The primary pharmacokinetic parameters of KET were as follows: , μg/mL; AUC, μg·min/mL; ,  min; ,  min; and CL,  L/h/kg. Compared to the KET alone group, there were significant differences in , AUC, and after administration of KET combined with L-THP. , AUC, and were increased by 1.42-, 1.24-, and 2.0-fold, respectively, after combined use, suggesting that L-THP may increase the absorption of KET. The primary pharmacokinetic parameters of NK were as follows: AUC, μg·min/mL and , μg/mL. Compared to the KET alone group, there were significant differences in AUC and after administration of KET combined with L-THP. AUC and were increased by 1.46- and 1.44-fold, respectively, after combined use, suggesting that L-THP may promote the metabolism of KET. Peltoniemi et al. reported that KET undergoes oxidative metabolism, mainly to NK, by CYP4503A and CYP2B6 [22]. Hijazi and Boulieu reported that the subtypes of CYP450 (CYP2C9, CYP2B, and CYP3A) participated in N-demethylation of KET in the rat liver and that KET may have an effect on the enzyme substrate in vivo [23]. Therefore, L-THP may promote the expression of CYP2C9, CYP2B6, and CYP3A4, thereby accelerating the metabolism of KET, as indicated by our results. However, further studies are needed to verify the interaction of KET with L-THP.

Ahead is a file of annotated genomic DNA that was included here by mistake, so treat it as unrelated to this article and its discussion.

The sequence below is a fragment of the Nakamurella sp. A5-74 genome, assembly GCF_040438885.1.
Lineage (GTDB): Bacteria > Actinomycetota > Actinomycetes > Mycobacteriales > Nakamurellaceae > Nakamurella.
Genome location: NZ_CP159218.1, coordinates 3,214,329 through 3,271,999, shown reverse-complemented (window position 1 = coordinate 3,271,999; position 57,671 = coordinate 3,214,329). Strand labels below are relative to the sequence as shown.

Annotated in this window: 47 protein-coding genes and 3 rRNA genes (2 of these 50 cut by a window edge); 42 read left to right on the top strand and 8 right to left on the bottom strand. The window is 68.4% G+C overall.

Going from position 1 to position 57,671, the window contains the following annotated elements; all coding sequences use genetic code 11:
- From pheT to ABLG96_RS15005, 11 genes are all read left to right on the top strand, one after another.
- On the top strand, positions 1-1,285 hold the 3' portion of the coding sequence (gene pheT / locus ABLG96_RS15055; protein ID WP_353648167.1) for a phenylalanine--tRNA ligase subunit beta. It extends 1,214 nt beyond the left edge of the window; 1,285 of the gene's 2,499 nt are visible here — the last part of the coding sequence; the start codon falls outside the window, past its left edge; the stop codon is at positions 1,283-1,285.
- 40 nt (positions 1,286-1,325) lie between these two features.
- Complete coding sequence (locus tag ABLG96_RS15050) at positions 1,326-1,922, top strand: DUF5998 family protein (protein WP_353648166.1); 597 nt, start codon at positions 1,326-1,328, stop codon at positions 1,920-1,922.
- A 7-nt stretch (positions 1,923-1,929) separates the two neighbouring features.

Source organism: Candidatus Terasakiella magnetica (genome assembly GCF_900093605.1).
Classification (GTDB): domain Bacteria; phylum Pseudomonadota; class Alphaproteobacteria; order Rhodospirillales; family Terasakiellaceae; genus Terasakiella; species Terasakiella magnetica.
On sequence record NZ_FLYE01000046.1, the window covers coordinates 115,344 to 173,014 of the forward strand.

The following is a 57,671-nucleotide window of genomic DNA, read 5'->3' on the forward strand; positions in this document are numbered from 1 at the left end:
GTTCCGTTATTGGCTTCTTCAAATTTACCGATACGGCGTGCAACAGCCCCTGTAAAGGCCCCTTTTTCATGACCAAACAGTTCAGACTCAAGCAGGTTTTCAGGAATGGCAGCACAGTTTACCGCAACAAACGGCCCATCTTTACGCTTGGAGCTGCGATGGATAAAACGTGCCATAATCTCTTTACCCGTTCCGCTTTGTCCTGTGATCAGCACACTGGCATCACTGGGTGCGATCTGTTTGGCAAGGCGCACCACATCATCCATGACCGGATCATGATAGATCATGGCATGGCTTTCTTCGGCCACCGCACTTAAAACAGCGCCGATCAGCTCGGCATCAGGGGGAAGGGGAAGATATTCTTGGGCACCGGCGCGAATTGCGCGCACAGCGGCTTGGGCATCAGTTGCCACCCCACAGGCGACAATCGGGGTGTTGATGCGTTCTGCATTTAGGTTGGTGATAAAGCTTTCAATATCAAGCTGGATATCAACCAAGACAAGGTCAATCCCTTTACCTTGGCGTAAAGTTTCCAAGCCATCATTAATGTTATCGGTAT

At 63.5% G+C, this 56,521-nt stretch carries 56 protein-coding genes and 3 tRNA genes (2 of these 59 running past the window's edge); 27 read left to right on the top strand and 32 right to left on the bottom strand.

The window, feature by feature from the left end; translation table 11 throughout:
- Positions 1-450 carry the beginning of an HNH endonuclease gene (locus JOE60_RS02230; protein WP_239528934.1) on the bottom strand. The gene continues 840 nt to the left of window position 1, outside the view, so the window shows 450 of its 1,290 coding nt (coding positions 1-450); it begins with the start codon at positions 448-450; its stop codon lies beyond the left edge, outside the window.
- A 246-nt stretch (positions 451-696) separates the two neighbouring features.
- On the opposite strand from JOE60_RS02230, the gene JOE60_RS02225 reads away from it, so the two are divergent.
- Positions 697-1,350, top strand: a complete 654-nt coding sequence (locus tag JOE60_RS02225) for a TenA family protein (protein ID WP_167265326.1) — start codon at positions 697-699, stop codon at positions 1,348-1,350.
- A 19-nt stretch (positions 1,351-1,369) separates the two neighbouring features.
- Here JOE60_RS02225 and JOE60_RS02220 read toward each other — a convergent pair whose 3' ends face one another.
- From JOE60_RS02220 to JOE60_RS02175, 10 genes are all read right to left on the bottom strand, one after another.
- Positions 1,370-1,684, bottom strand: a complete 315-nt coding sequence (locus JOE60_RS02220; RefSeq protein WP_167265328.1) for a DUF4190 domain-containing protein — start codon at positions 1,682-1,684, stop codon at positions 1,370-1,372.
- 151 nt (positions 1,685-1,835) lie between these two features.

5. Conclusion

A UPLC-MS/MS method was established in the present study to investigate the pharmacokinetic effects of L-THP on KET and NK. The results showed that L-THP can increase the absorption and metabolism of KET, possibly through effects on hepatic enzymes. However, further studies are needed to determine the mechanisms underlying the putative interactions.

Data Availability

The data used to support the findings of this study are available from the corresponding author upon request.

Conflicts of Interest

The authors declare that they have no conflicts of interest.

Acknowledgments

This work was supported by a grant from the Scientific and Technological Innovation Programs of Higher Education Institutions in Shanxi (No. 2017145), a grant from the Graduate Student Education Innovation Project in Shanxi Province (No. 2017BY074), and a grant from Startup Foundation for Doctors of Shanxi Medical University (No. BS201732) to Yan Du.